We head over to GearFx Driveline to see how the experts assemble a rock-solid race-quality Ford 9-inch posi third member.
The unsung hero of your driveline is the rearend, specifically the third member. It takes all the power your engine is spinning out and makes it do a 90-degree turn to your wheels. It’s a brutal job that’s made even more demanding when turning left and right enters the mix. Yet, even given its importance, people often put far less thought into it than they do sexier driveline items such as the engine. If their car simply putts around town, they might get around this oversight for a long time. But the harder the car is driven, the more important the rear becomes.
And the right third member is about more than just the parts. It’s also about how those parts were put together. The best parts on the planet will howl and quickly fail if they’re assembled incorrectly. We’re building a new rear for 1969 Camaro pro-touring project called Tri Tip, and we needed something that would hold up to hard track use, so we hit up the guys at GearFx Driveline. We wanted the best third member for our pro touring build, and they had the experience to make it happen.
GearFx’s main gig is building rears and driveline parts for race cars, including NASCAR, so attention to detail is the name of the game. The good news for us is that they use the same procedures and practices when they build street third members as they do when they build the full race setups. REM Isotopic Surface Finishing, break-in dyno, and other unique steps are things you’re not going to find at typical driveline shops, but these are things that will help you have a rear that won’t let you down on the street or the track. So with that, let’s take a look at how GearFx builds a rock-solid pro-touring third member.
A good third member needs to start with a good case. Here you have two options: iron or aluminum. Iron is the ultimate for strength, but aluminum will save you weight. More important, it will save you unsprung weight. For our Tri Tip pro-touring Camaro update we wanted that weight savings, so we went with a Strange HD Pro aluminum case (PN N2300). The HD case (and pinion support) knocks off quite a bit of weight, around 8 pounds compared to an N Series Nodular case and SVO pinion support, yet it’s built to be nearly as strong as its iron cousins. The case is made from 206-T4 heat–treated aluminum and has a 32 percent higher tensile strength than the commonly used 356-T6 aluminum.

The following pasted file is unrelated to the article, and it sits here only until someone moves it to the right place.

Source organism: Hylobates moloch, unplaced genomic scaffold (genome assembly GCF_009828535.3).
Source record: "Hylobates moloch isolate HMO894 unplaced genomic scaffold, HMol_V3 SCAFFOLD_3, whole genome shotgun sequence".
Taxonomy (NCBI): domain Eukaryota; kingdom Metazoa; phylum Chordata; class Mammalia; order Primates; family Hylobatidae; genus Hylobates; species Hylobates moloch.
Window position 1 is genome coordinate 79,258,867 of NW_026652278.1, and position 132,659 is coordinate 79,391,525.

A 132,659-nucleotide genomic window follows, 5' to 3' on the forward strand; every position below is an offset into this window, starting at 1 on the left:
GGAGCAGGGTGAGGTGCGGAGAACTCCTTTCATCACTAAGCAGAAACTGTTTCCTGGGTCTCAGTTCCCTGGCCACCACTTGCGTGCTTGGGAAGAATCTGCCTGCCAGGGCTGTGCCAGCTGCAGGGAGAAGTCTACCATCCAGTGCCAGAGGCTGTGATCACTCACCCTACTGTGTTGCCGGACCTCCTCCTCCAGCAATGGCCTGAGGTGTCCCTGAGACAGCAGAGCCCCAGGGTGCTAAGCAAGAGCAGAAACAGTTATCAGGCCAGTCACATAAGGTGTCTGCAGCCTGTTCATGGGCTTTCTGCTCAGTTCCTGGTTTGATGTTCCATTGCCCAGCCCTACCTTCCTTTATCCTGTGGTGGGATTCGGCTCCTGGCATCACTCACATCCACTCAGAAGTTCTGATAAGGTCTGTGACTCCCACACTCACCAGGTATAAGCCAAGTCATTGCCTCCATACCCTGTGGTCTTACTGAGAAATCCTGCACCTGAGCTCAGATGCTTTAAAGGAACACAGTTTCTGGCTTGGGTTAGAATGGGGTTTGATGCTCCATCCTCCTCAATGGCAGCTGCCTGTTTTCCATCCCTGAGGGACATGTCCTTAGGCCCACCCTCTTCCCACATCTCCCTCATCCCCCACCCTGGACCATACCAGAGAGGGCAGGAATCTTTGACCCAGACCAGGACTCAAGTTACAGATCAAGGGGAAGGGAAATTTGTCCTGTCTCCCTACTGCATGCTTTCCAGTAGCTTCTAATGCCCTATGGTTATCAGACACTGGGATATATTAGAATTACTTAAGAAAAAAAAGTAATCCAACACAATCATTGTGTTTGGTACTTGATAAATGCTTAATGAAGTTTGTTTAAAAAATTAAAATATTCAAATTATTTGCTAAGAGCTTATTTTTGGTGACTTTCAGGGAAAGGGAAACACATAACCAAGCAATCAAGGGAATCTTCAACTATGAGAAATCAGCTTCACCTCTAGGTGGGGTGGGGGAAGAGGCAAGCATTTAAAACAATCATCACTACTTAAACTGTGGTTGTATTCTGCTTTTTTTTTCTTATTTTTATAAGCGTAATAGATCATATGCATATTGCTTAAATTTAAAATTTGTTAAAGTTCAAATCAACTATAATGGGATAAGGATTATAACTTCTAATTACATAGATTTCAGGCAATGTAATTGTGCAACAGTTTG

The HD Pro is fitted with these super–strong extra-large billet caps. They feature a 9/16-inch “thru bolt” design, and together they significantly reduce gear deflection, which extends gear life.
Part of the strength is in the billet aluminum pinion support, which is secured with 7/16-inch ARP bolts. There’s also a special oil channel that maximizes the oil flow to the pinion bearings. This is critical for extended hard use such as you would see in road course work.
Every single pro-touring car we’ve built has been fitted with a Detroit Trutrac posi, and there was zero reason for us to move away from this proven formula. Its planetary helical side gears and pinions make this the perfect differential for a street car that likes curvy roads and hitting the autocross or road course. Under normal conditions the Detroit Trutrac performs like a regular open differential and, when required, automatically transfers torque to the wheel with the highest traction. The 31-spline Trutrac we chose (PN 913A586) is capable of transferring up to 3.5 times more torque to the high–traction wheel. This torque transfer ratio, called the bias ratio, is accomplished by using parallel-axis planetary helical side-gears and pinions that mesh much like worm gears. Since the Trutrac uses hardened gears against hardened gears and not clutches or cones, there’s nothing to wear out or need maintenance. Also, it doesn’t require a friction modifier added to the lube.